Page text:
Call them unreliable …
Here’s what the “recovery”looks like.
Item Number 1 – On February 6th, 2014, Drewry Shipping Consultants began its Carrier Performance Insight report with this headline – “Liner Reliability Set to Decline”, and the report reads as follows:
“Liner shipping is becoming less and less reliable as operators ignore service standards in the rush to cut costs. The bad news for shippers is that the situation is only going to get worse, according to Drewry’s newly published Carrier Performance Insight report.
“Containership reliability worsened in every quarter of 2013, with the fourth-quarter decline taking the on-time average below 64%; the lowest it has been for two years (61% in 3Q11). Compared to the same quarter in 2012 when the all trades average reached a peak of 75.2%, the fourth quarter result was down by a hugely disappointing 11.4. The weaker performance coincided with a raft of skipped voyages. With more planned for the first couple of months of 2014, the short-term outlook for reliability is not great.
“‘The focus on reliability seems to have been lost in the current cost-cutting environment. Shippers are now paying more for poorer services,’ said Simon Heaney, senior manager of supply chain research at Drewry.
“‘Shippers know that lines are saving money, so they will be unwilling to accept further rate increases.'” –
Item Number 2 – From Schednet on February 18th, 2014 – “Idle fleet exceeds last year’s level, despite early Chinese New Year”
“Idle container ships made up 3.2 percent of the world box fleet of 17 million TEU in the week of Feb. 3 with a total capacity of 547,834 TEU, having already totaled 2.9 percent the previous week. The world’s idle fleet is now at its highest level since mid-April last year when it hit 537,224 TEU, or 3.3 percent of the fleet, according to the latest figures from Lloyd’s List Intelligence. It now exceeds the figure for the like period in 2013 when the inactive fleet represented 3.1 percent of the total fleet.
“The increase in the size of the fleet comes as shipping lines have been blanking sailings and adjusting capacity in line with factory closures for the Chinese New Year, which started 10 days earlier than last year.
“In terms of the various vessel segments, the panamax fleet (3,000-4,999 TEU) once again had the most unemployed capacity, with a total of 173,980 TEU. Just behind the panamax segment was the post-panamax fleet, which had 150,457 TEU idle.” –
Item Number 3 – Also from Schednet on Feb. 18th, 2014 – “Newbuilding containership orders drop away as market becomes jittery.”
“A string of containership owners have abandoned newbuilding orders over the last few months that were placed when prices were high to reduce exposure to an uncertain market.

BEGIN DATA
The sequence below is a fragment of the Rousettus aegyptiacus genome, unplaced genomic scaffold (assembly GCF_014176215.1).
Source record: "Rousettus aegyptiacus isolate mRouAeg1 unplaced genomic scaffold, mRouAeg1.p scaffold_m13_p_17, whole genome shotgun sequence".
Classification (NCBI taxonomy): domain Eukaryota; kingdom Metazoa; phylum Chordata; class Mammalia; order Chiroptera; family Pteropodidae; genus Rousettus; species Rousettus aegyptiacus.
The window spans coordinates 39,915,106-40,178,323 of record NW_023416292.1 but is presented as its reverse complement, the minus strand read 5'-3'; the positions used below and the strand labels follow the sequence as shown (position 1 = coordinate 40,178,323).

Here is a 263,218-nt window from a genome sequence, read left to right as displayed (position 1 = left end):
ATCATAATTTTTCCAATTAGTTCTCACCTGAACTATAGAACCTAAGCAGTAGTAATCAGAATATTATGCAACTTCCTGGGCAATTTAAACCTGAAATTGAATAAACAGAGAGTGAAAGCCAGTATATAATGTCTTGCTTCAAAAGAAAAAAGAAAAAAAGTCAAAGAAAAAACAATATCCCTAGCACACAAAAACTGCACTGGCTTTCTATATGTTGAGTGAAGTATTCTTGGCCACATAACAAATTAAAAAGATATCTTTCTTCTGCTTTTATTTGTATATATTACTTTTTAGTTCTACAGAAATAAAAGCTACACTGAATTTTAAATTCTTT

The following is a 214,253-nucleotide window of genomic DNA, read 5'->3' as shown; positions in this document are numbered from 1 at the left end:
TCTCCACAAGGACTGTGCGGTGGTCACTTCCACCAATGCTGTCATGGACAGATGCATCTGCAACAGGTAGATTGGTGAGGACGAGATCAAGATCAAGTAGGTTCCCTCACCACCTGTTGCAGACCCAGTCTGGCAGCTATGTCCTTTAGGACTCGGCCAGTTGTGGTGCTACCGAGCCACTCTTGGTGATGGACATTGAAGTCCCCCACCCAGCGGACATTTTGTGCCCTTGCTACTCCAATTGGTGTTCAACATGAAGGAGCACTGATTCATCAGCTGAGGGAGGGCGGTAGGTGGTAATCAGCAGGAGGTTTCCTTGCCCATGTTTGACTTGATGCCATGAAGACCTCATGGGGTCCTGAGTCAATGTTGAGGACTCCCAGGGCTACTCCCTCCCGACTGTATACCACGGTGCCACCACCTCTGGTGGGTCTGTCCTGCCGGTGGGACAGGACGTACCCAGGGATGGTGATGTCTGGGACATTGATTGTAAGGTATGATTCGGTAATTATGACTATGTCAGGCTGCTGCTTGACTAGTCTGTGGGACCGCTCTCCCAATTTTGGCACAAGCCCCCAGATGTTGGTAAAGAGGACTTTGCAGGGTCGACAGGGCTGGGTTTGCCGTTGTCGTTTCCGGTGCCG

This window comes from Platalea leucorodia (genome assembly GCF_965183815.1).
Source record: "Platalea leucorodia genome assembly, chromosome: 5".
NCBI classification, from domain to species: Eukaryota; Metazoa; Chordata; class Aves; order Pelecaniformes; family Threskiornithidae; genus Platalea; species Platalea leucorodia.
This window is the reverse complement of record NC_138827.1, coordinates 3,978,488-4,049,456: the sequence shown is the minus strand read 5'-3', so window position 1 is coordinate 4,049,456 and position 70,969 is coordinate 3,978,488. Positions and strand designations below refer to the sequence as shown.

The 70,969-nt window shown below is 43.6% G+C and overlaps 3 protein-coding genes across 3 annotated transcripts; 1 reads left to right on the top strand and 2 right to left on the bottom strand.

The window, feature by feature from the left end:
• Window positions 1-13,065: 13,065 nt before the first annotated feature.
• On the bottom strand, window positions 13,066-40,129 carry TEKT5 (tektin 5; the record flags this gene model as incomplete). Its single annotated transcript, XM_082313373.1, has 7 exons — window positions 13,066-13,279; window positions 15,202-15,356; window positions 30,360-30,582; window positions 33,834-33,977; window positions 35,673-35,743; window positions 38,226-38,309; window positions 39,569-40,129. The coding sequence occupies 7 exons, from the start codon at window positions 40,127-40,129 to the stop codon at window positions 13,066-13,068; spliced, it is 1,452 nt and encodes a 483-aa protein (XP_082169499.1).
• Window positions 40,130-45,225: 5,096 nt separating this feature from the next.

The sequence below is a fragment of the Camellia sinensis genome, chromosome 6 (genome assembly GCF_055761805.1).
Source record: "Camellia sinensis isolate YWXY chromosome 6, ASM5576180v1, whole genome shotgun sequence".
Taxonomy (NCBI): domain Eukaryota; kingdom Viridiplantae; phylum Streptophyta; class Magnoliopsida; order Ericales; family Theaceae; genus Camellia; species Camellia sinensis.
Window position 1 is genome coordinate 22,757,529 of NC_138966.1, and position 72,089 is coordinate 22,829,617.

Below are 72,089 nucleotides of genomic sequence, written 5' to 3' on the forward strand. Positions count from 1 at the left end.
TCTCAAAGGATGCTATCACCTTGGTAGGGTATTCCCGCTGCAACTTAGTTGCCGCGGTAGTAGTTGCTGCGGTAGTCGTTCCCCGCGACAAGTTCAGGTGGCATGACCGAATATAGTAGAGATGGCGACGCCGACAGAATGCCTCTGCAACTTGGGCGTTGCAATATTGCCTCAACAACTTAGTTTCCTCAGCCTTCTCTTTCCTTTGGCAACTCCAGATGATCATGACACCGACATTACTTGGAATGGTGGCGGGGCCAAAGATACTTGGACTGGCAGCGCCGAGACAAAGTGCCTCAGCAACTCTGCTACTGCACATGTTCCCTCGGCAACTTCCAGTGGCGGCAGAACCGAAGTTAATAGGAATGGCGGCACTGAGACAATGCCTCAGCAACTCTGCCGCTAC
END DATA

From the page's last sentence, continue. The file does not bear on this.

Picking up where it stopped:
“Although some of the cancellations were due to problems at shipyards, such as an order for one 3,500-TEU ship at Rongcheng Shenfei that the Shipping Corporation of India (SCI) cancelled in September after the Chinese yard fell behind on delivery.
“SCI also has three 6,500-TEU ships on order at STX Dalian, whose deliveries have also fallen behind schedule after the Chinese yard failed to secure a new owner following the bankruptcy of the STX Group last year, reports Alphaliner.
“At least one of the 15 ships of 1,900-6,600-TEU on order at STX Dalian has been cancelled by owners after failing to meet delivery dates, and the fate of SCI’s remaining orders remain unclear.
“Paragon Shipping, managed by Athens-based Allseas Marine, cancelled in December one of two 4,777-TEU wide beam container vessels ordered in March 2011 from China’s Zhejiand Ouhua Shipbuilding. The company now has only one ship on order slated for delivery in the second quarter of this year, for which the contract price has been lowered from the original US $ 57.5 million to US $ 55 million.
“In January, Ship Finance International Ltd. (SFIL) walked away from taking delivery of the first of four 4,800-TEU wide-beam overpanamax container ships ordered from China’s Shanghai Shipyard in April 2011, with the backing of a seven-year charter to Hamburg-Sud. The ship, due to be delivered one year behind schedule, has since been bought by Hamburg Sud for $ 44 million, a bargain compared to the $ 55.7 million agreed by SFIL in 2011.
“The three sister vessels, which have incurred similar delays, are now gone, and have been bought recently by Hamburg Sud at a reported cut price of $ 41 million.
“Also in January, Greek owner Thenamaris reduced its exposure to the container shipping sector by getting rid of the Seaviolet and Seavelvet, two 4,896-TEU containerships ordered in March 2011 from China’s Zhejiang Ouhua Shipbuilding.
“The Seaviolet has been named Sapphire and taken over by a Hong Kong-based affiliate of the shipyard, Sapphire Shipping. The ship has been fixed to Maersk Line who is deploying her on its Far East-India (CHX) service. The ex-Seavelvet, due for delivery in March, is thought to be unfixed.
“Thenamaris is now left with only two 5,071 TEU, 2013-built, wide beam container vessels in its fleet, and both are on charter to Maersk Line.”-
[All of this stumbling and bumbling is the result of world-wide joblessness but maritime authorities still don’t understand that.]